I have read the boost asio reference, gone through the tutorial and looked at some of the examples. Still, I am unable to see how a socket should be torn down:
- Should I call close() or is this done by the socket's destructor?
- When should I call shutdown()
- What are the effects of shutdown()?
I am aware that it "Disables sends or receives", but how is this done? What can I expect if I send or receive using the socket after it has been disabled?
- Which errors can I expect from close()
Since this is a multi-question, I'll do my best to answer each part to your satisfaction:
1) It's been my experience with ASIO sockets that the destructor handles closing the socket. However, I've only dealt with TCP sockets. The best way to check this is to simply look at the code for the destructor to see if it does anything that resembles a close. I know that Boost code can be a little tricky to walk through, so it might be easiest to simply create a little sample program that opens a UDP socket and then destructs it. That way you can step through the code in a debugger to follow the logic.
Since the designers of Boost took this into account for TCP sockets, I have a hard time imagining they wouldn't do the same for UDP sockets.
shutdown()only when you feel it's necessary to prevent any code from performing a future
sendon the socket. It's not typically required, though I've seen it used on TCP sockets to force the socket to send a
RSTwhen it is closed (as opposed to the default "graceful" shutdown where pending sends are processed).
3) You can think of sockets as being a two-channel form of communication: one for reading, the other for sending. You can shut down either one independently of the other, and you can continue to use one channel when the other is shut down (i.e. you can still receive after shutting down for send and vice versa). Closing a socket is identical to calling shutdown on both recv and send.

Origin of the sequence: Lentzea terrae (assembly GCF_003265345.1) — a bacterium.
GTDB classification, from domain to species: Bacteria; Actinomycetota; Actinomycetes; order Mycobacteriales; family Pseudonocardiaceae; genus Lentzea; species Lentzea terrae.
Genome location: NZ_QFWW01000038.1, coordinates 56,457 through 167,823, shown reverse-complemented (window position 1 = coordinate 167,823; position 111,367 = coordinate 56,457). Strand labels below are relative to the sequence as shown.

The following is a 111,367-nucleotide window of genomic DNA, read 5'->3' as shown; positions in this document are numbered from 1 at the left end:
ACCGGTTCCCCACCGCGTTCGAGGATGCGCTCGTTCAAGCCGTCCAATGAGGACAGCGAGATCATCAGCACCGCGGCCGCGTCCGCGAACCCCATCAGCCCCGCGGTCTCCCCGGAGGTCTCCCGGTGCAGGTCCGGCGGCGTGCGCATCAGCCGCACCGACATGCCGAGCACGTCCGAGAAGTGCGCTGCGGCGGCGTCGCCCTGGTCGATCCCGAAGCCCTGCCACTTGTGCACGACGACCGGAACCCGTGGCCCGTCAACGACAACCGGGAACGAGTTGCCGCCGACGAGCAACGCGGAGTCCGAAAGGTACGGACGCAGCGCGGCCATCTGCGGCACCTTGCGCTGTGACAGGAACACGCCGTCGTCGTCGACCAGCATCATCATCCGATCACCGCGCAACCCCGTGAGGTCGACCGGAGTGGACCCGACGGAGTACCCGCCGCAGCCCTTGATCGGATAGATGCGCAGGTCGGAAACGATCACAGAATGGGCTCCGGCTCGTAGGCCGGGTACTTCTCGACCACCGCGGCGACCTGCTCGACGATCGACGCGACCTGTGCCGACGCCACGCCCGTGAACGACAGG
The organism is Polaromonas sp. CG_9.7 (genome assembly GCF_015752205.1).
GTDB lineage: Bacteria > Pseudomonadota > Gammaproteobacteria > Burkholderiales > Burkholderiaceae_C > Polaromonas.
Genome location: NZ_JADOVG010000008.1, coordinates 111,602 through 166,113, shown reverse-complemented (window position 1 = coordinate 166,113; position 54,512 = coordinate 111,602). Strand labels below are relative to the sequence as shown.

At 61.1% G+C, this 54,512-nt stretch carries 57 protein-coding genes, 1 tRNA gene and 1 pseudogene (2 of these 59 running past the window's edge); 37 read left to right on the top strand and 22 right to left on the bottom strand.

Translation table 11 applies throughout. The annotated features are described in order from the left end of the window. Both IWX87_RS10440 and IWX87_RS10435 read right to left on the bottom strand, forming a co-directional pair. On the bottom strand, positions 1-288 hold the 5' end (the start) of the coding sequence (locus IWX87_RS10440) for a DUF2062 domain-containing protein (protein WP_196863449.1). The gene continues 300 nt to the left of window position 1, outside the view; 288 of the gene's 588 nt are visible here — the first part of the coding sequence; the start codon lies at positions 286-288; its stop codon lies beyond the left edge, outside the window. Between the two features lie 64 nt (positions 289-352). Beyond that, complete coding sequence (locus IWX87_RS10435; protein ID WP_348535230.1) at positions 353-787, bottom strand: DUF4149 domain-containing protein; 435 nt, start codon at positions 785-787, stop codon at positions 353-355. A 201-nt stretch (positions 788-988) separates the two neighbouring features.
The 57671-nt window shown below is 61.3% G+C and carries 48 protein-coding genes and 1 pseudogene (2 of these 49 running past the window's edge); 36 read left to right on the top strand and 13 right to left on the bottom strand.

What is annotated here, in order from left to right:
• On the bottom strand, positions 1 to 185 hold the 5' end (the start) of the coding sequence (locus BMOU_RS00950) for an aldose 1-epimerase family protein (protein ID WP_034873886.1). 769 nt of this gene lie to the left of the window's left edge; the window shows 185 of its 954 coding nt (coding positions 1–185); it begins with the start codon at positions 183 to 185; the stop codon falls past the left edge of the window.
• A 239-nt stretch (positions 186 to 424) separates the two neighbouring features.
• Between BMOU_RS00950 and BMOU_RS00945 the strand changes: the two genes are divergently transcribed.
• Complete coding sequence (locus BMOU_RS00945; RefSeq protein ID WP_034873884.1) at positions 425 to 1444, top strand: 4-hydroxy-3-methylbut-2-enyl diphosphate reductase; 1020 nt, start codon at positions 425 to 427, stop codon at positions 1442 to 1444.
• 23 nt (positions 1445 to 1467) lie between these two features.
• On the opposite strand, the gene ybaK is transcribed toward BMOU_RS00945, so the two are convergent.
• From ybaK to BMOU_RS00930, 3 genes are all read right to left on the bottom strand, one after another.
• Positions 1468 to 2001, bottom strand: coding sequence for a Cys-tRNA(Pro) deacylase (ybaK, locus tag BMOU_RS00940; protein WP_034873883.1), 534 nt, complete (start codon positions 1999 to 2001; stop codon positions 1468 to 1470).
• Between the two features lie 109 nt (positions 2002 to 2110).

Shutting down for recv simply prevents your code from reading any more data. If you attempt to do so, you will get a socket error. Likewise, if the other side of the connection attempts to send data to you, it will receive an error (sorry to switch to TCP world again, but I believe a
RSTgets replied back to the sender).
Shutting down for send likewise prevents your code from sending any more data. If memory serves me correctly, this looks identical to what happens when you close a socket (a zero-length packet is sent across to signal the other side that the particular channel has been shut down). Any future attempts to send will return an error.
4) You'll have to check your docs to know for certain. MSDN will give you a pretty good indication, though I don't know that I'd consider it to be authoritative.